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Characterization of Genetic Variability Among Natural Populations of Wheat Streak Mosaic Virus. Jill E. McNeil, Department of Agronomy, University of Nebraska, Lincoln 68583; Roy French(2), Gary L. Hein(3), P. Stephen Baenziger(4), and Kent M. Eskridge(5). (2)USDA, ARS, Department of Plant Pathology; (3)Department of Entomology; (4)Department of Agronomy; (5)Department of Biometry, University of Nebraska, Lincoln 68583. Phytopathology 86:1222-1227. Accepted for publication 7 August 1996. This article is in the public domain and not copyrightable. It may be freely reprinted with customary crediting of the source. The American Phytopathological Society, 1996. DOI: 10.1094/Phyto-86-1222.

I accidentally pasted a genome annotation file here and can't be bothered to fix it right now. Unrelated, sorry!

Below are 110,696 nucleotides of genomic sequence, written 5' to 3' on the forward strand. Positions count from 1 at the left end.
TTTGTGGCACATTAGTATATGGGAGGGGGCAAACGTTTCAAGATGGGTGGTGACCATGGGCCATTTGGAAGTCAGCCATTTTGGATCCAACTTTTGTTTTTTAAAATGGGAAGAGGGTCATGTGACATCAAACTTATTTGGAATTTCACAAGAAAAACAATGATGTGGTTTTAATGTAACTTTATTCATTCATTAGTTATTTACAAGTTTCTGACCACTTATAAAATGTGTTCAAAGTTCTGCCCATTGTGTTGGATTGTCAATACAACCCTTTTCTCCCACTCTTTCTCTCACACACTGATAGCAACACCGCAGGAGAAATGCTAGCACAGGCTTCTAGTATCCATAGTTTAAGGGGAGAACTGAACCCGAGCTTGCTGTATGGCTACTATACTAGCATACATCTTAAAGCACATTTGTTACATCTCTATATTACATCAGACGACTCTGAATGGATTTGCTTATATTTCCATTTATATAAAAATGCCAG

A reverse transcriptase-polymerase chain reaction (RT-PCR) assay was developed to amplify cDNA from the coat protein coding region and 3-noncoding region of the genome of wheat streak mosaic rymovirus (WSMV). AluI restriction fragment length polymorphisms (RFLPs) were found among RT-PCR products of four spatially or temporally distinct WSMV isolates. RT-PCR and RFLP analyses were then applied to examine intra- and interfield genetic variation in natural WSMV populations in 1994 and 1995. A total of 32 distinct RFLP types were found in five Nebraska counties, but most isolates could be grouped into three predominant genotypes. Chi-square analysis of the degree of sequence heterogeneity of isolates within fields, among fields in each county, and among counties indicated that there was as much variation within fields as among counties. There was, however, a significant difference (P = 0.001) in the frequencies of WSMV RFLP types between 1994 and 1995. Results of this study suggest that there are three main and many minor lineages of WSMV cocirculating in the region. The WSMV population structure is consistent with a quasispecies model. Isolates with distinctive RFLP patterns should facilitate future studies of WSMV dispersal.